History of Pavilion Gardens
The Pavilion Gardens is an excellent historic venue which superbly shows off the Victorian splendour of Buxton. Situated in the heart of the spa town it is a beautiful example of the heritage that runs throughout the town. With the arrival of the railway in 1863, a boom period was beginning for Buxton and its guest houses and hotels. As a result it was suggested by the Seventh Duke of Devonshire that private citizens should put money into a 'company' to improve amenities in Buxton.
The gardens were designed by Sir Joseph Paxton and his pupil Edward Milner both of whom worked and built many of the greenhouses at Chatsworth House under William Cavendish, the 6th Duke of Devonshire. Sir Joseph Paxton and Edward Milner were both outstanding architects and worked to complete some of the most cherished landmarks we have today. This includes Tatton Park, Crystal Palace and Mentmore Towers.
The Pavilion Gardens was first opened in August 1871 and fortunately, at this time there were many people in the town who were willing to put their own money into paying for improvements. The then Duke responded by giving nine acres of "excellent garden ground" (eventually extended to the present 23 acres by later Ducal gifts), to be held in perpetuity on condition they were used exclusively for the purposes of recreation. The prospectus and Form of Application for shares of the Buxton Improvement Company (December 1869) make the objectives of the company clear: "to add to the attractions and increase the prosperity of Buxton".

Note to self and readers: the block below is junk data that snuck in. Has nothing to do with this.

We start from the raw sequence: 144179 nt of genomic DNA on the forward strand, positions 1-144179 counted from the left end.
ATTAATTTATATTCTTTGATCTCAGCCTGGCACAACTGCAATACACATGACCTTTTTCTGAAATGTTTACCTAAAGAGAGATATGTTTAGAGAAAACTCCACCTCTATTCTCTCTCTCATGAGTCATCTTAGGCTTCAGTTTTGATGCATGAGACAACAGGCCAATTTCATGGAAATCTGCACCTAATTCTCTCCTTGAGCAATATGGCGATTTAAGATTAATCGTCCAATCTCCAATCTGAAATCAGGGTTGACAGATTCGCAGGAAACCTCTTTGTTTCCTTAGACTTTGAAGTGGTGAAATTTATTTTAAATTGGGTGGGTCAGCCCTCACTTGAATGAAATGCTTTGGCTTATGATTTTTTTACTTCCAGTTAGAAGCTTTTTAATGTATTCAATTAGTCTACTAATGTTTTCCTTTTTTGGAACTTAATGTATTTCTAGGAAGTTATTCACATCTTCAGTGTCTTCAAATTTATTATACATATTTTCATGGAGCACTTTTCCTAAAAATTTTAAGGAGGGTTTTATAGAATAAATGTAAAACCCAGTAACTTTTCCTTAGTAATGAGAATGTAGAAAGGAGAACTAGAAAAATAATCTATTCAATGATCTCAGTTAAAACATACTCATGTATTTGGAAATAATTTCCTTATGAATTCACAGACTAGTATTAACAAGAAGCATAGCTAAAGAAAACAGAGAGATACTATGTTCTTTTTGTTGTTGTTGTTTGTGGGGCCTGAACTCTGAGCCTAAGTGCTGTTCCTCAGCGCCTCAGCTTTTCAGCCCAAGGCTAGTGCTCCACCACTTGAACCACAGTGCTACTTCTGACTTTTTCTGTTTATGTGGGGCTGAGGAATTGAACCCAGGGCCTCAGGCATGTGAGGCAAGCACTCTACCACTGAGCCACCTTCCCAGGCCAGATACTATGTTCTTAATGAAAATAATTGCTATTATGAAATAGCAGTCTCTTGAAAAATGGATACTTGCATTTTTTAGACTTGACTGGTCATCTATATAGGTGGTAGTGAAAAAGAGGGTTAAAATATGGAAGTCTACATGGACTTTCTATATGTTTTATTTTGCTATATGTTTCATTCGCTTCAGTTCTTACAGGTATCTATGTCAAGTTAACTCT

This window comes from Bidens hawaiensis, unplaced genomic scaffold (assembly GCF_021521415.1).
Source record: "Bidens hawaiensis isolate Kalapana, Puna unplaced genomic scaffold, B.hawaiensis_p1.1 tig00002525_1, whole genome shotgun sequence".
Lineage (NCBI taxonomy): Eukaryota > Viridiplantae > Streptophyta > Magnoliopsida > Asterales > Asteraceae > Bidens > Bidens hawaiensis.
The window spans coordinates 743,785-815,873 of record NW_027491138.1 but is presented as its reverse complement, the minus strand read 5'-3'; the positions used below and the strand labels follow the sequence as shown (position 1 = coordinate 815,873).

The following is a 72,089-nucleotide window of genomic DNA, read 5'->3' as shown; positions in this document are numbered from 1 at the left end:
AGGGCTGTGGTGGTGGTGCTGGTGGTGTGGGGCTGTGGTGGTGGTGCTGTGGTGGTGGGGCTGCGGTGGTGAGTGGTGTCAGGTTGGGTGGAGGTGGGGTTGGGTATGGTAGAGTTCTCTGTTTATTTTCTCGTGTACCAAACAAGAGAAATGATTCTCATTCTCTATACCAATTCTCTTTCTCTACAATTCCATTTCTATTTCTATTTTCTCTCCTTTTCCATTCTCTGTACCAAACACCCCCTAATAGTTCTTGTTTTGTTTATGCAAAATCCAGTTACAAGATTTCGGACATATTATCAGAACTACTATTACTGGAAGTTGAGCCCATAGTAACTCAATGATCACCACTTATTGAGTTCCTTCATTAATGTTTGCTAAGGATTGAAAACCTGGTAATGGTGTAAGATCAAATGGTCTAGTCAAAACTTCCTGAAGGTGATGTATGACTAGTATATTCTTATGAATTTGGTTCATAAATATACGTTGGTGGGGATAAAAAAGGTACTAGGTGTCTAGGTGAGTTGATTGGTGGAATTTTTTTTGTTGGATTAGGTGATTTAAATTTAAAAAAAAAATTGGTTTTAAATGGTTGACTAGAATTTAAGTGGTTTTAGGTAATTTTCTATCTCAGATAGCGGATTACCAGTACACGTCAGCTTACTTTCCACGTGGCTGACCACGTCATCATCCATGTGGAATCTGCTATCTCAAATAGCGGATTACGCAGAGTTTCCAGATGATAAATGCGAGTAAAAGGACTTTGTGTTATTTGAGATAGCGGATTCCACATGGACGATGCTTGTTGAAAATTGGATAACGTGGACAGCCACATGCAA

The Concert Hall, (now known as the Octagon) designed by Buxton Architect, Robert Rippon Duke, was added later and opened in 1875. The Entertainment Stage, soon to be known as the Pavilion Theatre and later as the Hippodrome (cinema), the Playhouse (from 1935) and the Paxton Suite (from 1979) was added in 1889. Owing to the success of the theatre, the company, known since 1889 as the Buxton Gardens Company, decided that the Pavilion Theatre should be extended which led to the building of the Opera House which was opened at Whitsuntide in 1903. The Opera House itself was designed by the prolific theatre designer Frank Matcham and is one of only 17 out of 150 still standing. He also designed the London Palladium, Blackpool Opera House, Tower Theatre and Tower Ballroom, and the London Coliseum.
In 1927, the Buxton Corporation acquired the buildings, gardens and pleasure grounds and the council have managed the site ever since.
A disastrous fire in 1983 destroyed the former Lounge area and the restoration work was completed two years later.
In recent history the Pavilion Gardens have undertaken an extensive restoration project spanning seven years from the completion of the parklands to their natural Victorian splendour in 2004 right through to the refurbishment of the main inner building and the new ultra modern theatre and studio space (The Pavilion Arts Centre) being re-opened in 2010.